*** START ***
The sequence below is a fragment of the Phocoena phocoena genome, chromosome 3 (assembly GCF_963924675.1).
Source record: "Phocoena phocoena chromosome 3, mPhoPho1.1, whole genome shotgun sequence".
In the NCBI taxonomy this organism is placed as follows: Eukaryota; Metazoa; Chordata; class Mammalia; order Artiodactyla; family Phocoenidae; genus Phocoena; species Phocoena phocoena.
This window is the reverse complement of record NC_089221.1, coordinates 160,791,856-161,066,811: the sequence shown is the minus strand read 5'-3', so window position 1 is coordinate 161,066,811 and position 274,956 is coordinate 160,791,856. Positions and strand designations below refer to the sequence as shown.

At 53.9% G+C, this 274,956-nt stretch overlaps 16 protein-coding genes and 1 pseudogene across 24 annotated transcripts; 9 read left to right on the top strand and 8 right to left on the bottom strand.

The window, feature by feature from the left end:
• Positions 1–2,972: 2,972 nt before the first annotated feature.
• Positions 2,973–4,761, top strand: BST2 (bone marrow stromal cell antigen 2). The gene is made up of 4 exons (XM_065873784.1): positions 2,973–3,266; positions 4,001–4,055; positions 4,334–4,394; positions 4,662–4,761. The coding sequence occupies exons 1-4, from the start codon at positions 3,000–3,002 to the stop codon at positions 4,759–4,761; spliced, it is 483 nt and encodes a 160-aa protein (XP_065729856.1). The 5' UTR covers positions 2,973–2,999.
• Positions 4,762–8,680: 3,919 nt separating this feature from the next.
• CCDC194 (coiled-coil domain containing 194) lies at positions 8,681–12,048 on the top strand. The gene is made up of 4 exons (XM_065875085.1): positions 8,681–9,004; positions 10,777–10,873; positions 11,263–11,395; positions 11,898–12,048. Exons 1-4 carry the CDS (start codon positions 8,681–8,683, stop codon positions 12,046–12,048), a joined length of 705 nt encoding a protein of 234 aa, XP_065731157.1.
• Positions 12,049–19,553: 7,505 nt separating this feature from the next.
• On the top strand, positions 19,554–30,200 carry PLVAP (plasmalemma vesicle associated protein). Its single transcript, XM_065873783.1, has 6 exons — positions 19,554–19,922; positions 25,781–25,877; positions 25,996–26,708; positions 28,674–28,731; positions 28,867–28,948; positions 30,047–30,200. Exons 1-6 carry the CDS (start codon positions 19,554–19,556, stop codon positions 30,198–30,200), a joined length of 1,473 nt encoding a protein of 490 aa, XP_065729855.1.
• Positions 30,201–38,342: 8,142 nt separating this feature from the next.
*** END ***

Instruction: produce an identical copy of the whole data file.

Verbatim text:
The sequence below is a fragment of the Phocoena phocoena genome, chromosome 3 (assembly GCF_963924675.1).
Source record: "Phocoena phocoena chromosome 3, mPhoPho1.1, whole genome shotgun sequence".
In the NCBI taxonomy this organism is placed as follows: Eukaryota; Metazoa; Chordata; class Mammalia; order Artiodactyla; family Phocoenidae; genus Phocoena; species Phocoena phocoena.
This window is the reverse complement of record NC_089221.1, coordinates 160,791,856-161,066,811: the sequence shown is the minus strand read 5'-3', so window position 1 is coordinate 161,066,811 and position 274,956 is coordinate 160,791,856. Positions and strand designations below refer to the sequence as shown.

At 53.9% G+C, this 274,956-nt stretch overlaps 16 protein-coding genes and 1 pseudogene across 24 annotated transcripts; 9 read left to right on the top strand and 8 right to left on the bottom strand.

The window, feature by feature from the left end:
• Positions 1–2,972: 2,972 nt before the first annotated feature.
• Positions 2,973–4,761, top strand: BST2 (bone marrow stromal cell antigen 2). The gene is made up of 4 exons (XM_065873784.1): positions 2,973–3,266; positions 4,001–4,055; positions 4,334–4,394; positions 4,662–4,761. The coding sequence occupies exons 1-4, from the start codon at positions 3,000–3,002 to the stop codon at positions 4,759–4,761; spliced, it is 483 nt and encodes a 160-aa protein (XP_065729856.1). The 5' UTR covers positions 2,973–2,999.
• Positions 4,762–8,680: 3,919 nt separating this feature from the next.
• CCDC194 (coiled-coil domain containing 194) lies at positions 8,681–12,048 on the top strand. The gene is made up of 4 exons (XM_065875085.1): positions 8,681–9,004; positions 10,777–10,873; positions 11,263–11,395; positions 11,898–12,048. Exons 1-4 carry the CDS (start codon positions 8,681–8,683, stop codon positions 12,046–12,048), a joined length of 705 nt encoding a protein of 234 aa, XP_065731157.1.
• Positions 12,049–19,553: 7,505 nt separating this feature from the next.
• On the top strand, positions 19,554–30,200 carry PLVAP (plasmalemma vesicle associated protein). Its single transcript, XM_065873783.1, has 6 exons — positions 19,554–19,922; positions 25,781–25,877; positions 25,996–26,708; positions 28,674–28,731; positions 28,867–28,948; positions 30,047–30,200. Exons 1-6 carry the CDS (start codon positions 19,554–19,556, stop codon positions 30,198–30,200), a joined length of 1,473 nt encoding a protein of 490 aa, XP_065729855.1.
• Positions 30,201–38,342: 8,142 nt separating this feature from the next.